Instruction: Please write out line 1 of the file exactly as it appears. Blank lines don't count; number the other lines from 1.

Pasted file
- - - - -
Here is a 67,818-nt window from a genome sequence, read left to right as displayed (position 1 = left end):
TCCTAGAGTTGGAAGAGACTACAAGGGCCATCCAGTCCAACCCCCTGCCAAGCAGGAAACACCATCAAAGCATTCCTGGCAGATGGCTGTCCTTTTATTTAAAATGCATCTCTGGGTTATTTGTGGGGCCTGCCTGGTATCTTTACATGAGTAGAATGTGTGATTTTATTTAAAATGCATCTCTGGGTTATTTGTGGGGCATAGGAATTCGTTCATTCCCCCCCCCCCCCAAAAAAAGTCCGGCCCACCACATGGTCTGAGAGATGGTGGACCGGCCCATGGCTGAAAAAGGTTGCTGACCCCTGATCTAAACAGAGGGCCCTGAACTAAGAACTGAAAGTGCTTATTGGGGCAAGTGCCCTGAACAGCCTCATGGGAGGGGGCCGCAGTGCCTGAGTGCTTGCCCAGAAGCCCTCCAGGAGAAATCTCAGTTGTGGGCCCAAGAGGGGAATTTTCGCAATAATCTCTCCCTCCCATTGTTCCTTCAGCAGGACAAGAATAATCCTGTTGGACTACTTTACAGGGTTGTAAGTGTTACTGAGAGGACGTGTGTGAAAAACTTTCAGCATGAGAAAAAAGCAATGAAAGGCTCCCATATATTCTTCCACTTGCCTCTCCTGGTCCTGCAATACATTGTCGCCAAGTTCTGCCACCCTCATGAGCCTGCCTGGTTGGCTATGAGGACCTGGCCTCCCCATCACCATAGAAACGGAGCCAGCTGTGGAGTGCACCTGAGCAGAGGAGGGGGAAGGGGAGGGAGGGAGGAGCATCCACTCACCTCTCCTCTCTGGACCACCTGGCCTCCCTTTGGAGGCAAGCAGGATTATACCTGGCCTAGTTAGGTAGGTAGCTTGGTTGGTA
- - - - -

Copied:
Here is a 67,818-nt window from a genome sequence, read left to right as displayed (position 1 = left end):